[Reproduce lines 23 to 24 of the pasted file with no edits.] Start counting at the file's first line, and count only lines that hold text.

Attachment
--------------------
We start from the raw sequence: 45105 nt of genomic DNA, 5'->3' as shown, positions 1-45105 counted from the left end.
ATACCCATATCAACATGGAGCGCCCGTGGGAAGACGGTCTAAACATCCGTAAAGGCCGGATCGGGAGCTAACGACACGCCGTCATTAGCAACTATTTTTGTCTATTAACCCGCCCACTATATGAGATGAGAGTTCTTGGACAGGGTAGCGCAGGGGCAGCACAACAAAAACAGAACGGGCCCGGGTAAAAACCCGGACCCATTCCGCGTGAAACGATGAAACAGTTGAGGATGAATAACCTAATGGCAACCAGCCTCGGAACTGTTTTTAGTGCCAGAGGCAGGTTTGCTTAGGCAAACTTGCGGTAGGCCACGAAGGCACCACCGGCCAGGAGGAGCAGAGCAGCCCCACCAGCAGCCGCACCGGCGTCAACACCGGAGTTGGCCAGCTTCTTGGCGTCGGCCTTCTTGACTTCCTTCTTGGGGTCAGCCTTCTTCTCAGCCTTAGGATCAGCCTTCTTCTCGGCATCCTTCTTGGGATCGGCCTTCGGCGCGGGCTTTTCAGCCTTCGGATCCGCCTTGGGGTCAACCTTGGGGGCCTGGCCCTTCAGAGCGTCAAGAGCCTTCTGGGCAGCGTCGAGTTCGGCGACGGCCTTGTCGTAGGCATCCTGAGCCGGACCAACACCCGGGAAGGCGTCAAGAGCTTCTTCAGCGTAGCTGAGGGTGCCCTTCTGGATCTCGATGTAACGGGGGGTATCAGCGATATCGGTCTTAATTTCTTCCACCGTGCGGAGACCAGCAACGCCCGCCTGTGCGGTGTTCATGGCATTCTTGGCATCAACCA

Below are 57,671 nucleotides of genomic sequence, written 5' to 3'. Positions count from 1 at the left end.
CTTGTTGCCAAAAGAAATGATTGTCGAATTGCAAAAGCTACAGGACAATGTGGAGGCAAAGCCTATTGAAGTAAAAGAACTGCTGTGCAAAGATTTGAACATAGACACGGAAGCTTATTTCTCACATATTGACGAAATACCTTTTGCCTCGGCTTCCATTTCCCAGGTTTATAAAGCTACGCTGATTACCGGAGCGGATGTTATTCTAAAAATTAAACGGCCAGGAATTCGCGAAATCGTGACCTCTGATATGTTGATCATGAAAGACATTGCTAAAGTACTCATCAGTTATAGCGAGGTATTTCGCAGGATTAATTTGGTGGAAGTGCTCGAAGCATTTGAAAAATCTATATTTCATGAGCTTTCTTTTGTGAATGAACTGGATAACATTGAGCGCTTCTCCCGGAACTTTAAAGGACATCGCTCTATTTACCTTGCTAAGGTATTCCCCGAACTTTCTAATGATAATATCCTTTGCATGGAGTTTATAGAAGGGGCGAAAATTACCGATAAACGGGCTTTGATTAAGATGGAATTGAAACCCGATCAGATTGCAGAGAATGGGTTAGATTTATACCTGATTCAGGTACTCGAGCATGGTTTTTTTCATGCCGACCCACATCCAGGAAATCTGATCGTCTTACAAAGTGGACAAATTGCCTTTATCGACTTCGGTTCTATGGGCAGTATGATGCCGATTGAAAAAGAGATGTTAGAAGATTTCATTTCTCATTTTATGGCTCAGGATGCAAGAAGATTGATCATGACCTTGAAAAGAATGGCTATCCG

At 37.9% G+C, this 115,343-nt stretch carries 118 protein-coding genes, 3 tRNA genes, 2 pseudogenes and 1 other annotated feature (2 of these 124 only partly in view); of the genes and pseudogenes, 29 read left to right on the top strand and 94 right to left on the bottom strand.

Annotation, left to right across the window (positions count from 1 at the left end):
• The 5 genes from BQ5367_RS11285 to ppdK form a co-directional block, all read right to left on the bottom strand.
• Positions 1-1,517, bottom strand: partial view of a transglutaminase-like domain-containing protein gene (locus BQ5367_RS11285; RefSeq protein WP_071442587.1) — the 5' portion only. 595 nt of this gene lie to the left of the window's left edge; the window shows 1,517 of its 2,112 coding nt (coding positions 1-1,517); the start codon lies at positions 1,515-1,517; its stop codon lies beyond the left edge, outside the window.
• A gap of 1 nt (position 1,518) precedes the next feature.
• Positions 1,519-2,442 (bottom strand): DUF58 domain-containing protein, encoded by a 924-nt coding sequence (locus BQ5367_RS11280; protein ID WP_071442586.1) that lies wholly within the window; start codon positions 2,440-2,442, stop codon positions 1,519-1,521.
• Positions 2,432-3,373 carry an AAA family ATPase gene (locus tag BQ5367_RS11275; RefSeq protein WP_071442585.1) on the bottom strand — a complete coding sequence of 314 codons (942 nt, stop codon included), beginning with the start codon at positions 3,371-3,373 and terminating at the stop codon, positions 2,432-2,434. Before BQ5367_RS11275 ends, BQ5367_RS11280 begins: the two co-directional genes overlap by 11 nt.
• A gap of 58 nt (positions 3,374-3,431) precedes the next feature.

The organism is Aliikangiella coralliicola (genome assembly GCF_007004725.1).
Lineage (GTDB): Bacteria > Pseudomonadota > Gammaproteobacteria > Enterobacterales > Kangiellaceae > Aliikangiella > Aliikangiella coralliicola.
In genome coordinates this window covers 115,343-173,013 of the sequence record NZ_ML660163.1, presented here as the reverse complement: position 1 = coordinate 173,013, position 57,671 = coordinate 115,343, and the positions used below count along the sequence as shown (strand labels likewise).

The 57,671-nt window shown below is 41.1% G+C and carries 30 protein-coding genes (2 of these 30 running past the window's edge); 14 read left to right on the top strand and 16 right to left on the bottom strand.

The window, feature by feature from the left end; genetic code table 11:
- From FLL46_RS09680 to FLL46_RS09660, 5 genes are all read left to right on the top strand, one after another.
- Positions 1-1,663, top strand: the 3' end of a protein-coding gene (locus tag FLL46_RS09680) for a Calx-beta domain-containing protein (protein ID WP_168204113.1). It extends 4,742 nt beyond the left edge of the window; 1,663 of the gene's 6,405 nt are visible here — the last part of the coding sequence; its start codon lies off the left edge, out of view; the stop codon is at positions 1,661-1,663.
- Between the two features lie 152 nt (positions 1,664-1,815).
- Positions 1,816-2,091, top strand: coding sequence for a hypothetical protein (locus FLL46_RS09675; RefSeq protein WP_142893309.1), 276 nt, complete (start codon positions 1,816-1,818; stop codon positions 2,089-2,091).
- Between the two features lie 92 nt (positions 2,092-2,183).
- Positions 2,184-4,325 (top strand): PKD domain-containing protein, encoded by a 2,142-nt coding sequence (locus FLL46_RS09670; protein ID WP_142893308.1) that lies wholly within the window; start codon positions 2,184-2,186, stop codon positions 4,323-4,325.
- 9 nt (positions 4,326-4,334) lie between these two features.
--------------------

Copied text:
- Positions 2,184-4,325 (top strand): PKD domain-containing protein, encoded by a 2,142-nt coding sequence (locus FLL46_RS09670; protein ID WP_142893308.1) that lies wholly within the window; start codon positions 2,184-2,186, stop codon positions 4,323-4,325.
- 9 nt (positions 4,326-4,334) lie between these two features.